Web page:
Benicia Capitol State Historic Park
Located in downtown Benicia, this is the site of California’s state capitol for a year, 1853, prior to moving upriver to Sacramento (the legislators complained of poor weather conditions and uncomfortable sleeping quarters). The building has been restored and is listed on the National Register of Historic Places, with period furnishings including desks, candlesticks and spittoons. There’s docent-led tours on the weekends, though the building is also popular with school field trips.

Brannan Island State Recreation Area
About 15 miles north of the far east bay town of Antioch, this 329-acre park is made up of numerous islands and marshes in the Sacramento–San Joaquin River Delta. And with a flourishing wildlife that includes 76 bird species, muskrat, river otter, beaver and mink, it is (or was) the best place to canoe maybe in the state. It’s also great for other water recreation, swimming, boating, windsurfing and fishing. And there’s 140 campsites, picnic areas and a swim beach.

Candlestick Point State Recreation Area
This 170-acre park along the San Francisco Bay is located between Hunter’s Point and Candlestick Park, an easy distance for city residents to ‘get away’ to a quiet preserve of nature. The park offers picnic areas, two fishing piers, hiking trails, bike/jogging path and great views of the bay and the birds who flock here.

Gray Whale Cove State Beach
Located south of Pacifica and at the end of McNee Ranch State Park, Gray Whale Cove is small (3.1 acres) but incredibly dramatic, with cliffs that drop abruptly into the ocean. A steep trail leads down to a sandy beach (aka Devil’s Slide) and sheltered cove, popular with sunbathers, while a picnic area sits atop the bluff and offers views of passing gray whales.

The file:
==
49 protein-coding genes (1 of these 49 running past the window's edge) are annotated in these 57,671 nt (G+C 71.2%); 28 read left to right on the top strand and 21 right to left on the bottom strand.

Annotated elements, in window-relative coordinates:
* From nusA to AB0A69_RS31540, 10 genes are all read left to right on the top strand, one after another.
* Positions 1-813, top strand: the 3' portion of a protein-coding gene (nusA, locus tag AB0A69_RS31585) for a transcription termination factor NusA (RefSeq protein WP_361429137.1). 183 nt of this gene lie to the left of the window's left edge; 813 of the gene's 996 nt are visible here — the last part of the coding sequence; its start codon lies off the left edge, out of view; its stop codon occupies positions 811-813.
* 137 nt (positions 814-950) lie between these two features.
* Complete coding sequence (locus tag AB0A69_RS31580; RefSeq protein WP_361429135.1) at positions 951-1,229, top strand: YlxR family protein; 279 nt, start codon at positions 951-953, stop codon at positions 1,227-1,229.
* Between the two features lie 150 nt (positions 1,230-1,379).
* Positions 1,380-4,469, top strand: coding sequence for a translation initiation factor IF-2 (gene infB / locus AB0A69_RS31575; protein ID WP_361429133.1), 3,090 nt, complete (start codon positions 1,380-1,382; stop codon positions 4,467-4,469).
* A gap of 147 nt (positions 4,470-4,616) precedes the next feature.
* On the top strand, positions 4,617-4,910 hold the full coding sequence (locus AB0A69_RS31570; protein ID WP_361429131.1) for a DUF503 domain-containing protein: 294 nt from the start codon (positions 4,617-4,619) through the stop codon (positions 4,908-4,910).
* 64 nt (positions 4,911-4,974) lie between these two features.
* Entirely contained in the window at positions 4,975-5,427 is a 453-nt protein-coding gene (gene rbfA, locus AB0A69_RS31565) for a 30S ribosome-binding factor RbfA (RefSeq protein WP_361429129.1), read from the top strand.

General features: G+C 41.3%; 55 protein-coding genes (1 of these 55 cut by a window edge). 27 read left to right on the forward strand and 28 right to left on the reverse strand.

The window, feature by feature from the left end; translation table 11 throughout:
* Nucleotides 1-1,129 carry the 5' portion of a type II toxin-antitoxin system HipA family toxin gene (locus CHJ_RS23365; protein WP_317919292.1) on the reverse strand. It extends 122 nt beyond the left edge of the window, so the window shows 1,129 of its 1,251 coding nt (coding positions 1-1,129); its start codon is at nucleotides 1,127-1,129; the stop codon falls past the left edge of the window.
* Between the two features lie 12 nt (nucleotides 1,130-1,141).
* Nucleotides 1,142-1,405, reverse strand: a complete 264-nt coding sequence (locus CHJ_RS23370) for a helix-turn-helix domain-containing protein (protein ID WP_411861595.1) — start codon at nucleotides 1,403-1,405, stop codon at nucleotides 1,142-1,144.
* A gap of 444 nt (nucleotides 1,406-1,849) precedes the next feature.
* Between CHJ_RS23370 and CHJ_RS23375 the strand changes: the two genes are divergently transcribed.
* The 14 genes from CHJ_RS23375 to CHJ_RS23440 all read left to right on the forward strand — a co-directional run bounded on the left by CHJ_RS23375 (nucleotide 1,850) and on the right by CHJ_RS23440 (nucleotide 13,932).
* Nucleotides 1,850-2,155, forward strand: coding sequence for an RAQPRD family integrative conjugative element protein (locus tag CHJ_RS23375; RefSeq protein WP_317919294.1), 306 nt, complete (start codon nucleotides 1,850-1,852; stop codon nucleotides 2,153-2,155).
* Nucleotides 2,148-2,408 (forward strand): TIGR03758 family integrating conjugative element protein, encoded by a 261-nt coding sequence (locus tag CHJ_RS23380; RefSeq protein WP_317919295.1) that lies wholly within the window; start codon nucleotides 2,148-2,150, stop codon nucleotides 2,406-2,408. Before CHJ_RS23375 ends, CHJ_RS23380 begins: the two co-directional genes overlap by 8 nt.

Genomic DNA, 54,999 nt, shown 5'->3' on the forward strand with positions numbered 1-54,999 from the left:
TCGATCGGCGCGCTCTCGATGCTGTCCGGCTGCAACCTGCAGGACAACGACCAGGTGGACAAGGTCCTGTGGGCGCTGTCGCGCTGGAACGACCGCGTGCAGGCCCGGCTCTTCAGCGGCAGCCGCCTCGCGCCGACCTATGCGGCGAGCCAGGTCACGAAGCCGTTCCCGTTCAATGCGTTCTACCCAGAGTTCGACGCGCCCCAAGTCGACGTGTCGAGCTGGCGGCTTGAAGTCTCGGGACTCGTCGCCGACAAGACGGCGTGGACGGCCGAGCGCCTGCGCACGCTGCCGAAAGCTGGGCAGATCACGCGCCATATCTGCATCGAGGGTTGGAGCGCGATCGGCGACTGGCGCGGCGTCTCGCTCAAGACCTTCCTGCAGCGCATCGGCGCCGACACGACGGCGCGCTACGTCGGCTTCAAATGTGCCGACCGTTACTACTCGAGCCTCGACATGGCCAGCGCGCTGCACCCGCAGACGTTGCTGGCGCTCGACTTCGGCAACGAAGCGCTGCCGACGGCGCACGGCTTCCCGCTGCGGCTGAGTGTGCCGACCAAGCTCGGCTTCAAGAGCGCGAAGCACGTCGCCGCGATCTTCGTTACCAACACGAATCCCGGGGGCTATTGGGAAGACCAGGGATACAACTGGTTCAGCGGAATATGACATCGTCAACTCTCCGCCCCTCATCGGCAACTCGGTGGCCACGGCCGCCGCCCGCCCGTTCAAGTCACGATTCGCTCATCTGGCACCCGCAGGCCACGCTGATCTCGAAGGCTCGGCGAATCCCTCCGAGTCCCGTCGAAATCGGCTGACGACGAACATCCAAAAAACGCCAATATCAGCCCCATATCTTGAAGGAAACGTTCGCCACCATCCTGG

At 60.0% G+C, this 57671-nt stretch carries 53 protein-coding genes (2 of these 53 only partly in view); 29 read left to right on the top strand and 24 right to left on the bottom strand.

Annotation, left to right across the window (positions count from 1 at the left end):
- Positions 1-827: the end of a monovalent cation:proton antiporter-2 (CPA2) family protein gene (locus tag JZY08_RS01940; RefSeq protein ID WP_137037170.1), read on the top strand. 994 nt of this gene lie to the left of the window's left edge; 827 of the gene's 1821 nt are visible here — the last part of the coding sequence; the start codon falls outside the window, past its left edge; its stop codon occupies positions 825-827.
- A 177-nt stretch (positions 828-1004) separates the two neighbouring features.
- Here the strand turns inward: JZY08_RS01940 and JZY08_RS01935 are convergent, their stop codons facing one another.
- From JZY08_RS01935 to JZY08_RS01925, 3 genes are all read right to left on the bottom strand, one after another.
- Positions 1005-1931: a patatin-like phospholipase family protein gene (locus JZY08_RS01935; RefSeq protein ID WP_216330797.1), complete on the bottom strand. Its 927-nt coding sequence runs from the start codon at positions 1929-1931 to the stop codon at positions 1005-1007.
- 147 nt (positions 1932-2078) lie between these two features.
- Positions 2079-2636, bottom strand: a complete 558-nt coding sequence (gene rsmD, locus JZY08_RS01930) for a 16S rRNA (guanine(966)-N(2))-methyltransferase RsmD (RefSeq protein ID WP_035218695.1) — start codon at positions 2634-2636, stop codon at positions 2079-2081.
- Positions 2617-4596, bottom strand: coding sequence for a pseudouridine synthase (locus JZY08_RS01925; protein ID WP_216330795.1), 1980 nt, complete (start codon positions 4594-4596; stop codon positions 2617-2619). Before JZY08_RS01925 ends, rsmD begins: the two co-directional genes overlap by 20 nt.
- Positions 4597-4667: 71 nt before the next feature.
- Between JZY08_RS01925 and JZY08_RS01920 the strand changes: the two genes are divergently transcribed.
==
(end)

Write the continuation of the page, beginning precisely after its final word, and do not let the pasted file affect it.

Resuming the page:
Portola Redwoods State Park
This rugged, 2,800-acre park in the Santa Cruz Mountains near La Honda is forested with coast redwoods, Douglas fir and live oak, including one of the tallest redwoods (300 feet) in the mountains. The park offers 18 miles of trails, 53 campsites, and scenic Pescadero and Peter’s Creek that run through the park.

Twin Lakes State Beach
This mile of sandy shoreline in Santa Cruz is popular with beach-goers, swimmers and picnickers. The city’s small craft harbor sits inside the park, and is adjacent to Schwan lake, good for bird watching. The beach is backed by a bluff, separating it from the neighborhoods above.

Zmudowski State Beach
About a two-mile long stretch of sand located south of Santa Cruz and west of Watsonville, this secluded beach is popular for surf casting fishing, bird watching, horseback riding along the water’s edge and surfing (though watch the rip tides). The beach also features the Pajaro River estuary and natural preserve, which attracts lots of feathered wildlife.

Moss Landing State Beach
This mile-long beach is just south of Zmudowski and just west of Moss Landing Wilderness Area, attracting numerous bird species. Fishing, surfing, windsurfing and horseback riding are popular activities. And the area is popular with picnickers since the dunes block serve as wind breaks.